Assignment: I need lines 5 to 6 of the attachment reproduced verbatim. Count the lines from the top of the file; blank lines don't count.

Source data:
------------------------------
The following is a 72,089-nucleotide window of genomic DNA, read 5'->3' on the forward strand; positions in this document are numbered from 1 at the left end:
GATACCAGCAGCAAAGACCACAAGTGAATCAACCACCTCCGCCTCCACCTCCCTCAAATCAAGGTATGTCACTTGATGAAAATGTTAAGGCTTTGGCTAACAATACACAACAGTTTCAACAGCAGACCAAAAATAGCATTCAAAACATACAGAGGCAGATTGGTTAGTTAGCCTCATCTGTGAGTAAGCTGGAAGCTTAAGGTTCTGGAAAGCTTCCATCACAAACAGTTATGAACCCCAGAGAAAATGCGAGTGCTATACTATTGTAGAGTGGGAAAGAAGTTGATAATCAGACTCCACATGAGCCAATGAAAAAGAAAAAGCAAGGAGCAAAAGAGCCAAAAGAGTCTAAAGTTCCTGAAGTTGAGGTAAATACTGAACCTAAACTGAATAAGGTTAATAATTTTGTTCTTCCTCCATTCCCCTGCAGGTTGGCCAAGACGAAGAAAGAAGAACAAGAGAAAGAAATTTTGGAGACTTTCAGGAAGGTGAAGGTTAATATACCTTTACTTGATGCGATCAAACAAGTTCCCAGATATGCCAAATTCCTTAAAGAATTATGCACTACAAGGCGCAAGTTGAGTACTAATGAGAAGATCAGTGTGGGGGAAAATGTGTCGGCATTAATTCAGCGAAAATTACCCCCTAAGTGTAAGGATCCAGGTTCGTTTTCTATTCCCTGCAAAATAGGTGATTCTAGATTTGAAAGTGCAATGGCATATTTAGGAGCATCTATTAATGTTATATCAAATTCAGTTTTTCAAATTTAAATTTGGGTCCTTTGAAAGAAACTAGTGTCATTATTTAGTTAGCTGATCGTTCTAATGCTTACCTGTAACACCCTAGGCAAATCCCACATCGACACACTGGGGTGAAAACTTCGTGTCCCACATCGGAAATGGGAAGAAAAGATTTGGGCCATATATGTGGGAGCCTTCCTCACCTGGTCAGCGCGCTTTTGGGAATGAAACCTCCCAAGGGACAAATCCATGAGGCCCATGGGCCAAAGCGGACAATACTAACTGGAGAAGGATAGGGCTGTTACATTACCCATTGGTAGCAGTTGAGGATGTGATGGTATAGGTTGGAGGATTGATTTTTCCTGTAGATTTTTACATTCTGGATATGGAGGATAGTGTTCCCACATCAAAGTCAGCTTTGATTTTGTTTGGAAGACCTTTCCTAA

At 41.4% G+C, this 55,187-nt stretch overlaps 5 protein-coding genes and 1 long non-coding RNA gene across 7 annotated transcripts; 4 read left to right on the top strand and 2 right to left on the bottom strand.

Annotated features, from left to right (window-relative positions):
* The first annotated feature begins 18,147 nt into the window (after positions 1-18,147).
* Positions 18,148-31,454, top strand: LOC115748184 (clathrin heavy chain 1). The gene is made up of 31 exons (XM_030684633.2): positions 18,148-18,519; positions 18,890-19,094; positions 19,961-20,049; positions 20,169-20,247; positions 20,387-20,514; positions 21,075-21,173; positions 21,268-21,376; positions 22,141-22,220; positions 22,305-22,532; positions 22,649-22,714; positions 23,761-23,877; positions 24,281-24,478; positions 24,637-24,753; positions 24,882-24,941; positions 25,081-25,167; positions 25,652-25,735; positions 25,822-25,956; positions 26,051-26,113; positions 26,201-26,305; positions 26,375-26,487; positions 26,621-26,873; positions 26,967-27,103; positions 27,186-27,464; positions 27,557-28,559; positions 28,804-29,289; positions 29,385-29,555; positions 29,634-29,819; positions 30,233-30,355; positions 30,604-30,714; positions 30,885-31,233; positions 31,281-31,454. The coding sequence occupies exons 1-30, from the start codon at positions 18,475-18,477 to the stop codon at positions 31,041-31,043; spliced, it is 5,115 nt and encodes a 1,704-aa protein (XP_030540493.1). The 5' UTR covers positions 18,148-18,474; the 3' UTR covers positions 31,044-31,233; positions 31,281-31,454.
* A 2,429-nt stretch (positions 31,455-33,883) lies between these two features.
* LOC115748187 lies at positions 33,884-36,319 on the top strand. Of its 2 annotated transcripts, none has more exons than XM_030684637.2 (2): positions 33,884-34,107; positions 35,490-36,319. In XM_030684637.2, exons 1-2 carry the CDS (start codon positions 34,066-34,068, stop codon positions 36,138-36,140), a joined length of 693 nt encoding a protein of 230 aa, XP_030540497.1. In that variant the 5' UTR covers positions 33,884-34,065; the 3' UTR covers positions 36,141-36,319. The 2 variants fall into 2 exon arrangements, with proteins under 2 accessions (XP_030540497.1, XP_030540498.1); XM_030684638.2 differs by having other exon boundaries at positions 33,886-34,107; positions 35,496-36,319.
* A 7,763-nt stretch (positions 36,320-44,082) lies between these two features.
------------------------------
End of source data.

* The first annotated feature begins 18,147 nt into the window (after positions 1-18,147).
* Positions 18,148-31,454, top strand: LOC115748184 (clathrin heavy chain 1). The gene is made up of 31 exons (XM_030684633.2): positions 18,148-18,519; positions 18,890-19,094; positions 19,961-20,049; positions 20,169-20,247; positions 20,387-20,514; positions 21,075-21,173; positions 21,268-21,376; positions 22,141-22,220; positions 22,305-22,532; positions 22,649-22,714; positions 23,761-23,877; positions 24,281-24,478; positions 24,637-24,753; positions 24,882-24,941; positions 25,081-25,167; positions 25,652-25,735; positions 25,822-25,956; positions 26,051-26,113; positions 26,201-26,305; positions 26,375-26,487; positions 26,621-26,873; positions 26,967-27,103; positions 27,186-27,464; positions 27,557-28,559; positions 28,804-29,289; positions 29,385-29,555; positions 29,634-29,819; positions 30,233-30,355; positions 30,604-30,714; positions 30,885-31,233; positions 31,281-31,454. The coding sequence occupies exons 1-30, from the start codon at positions 18,475-18,477 to the stop codon at positions 31,041-31,043; spliced, it is 5,115 nt and encodes a 1,704-aa protein (XP_030540493.1). The 5' UTR covers positions 18,148-18,474; the 3' UTR covers positions 31,044-31,233; positions 31,281-31,454.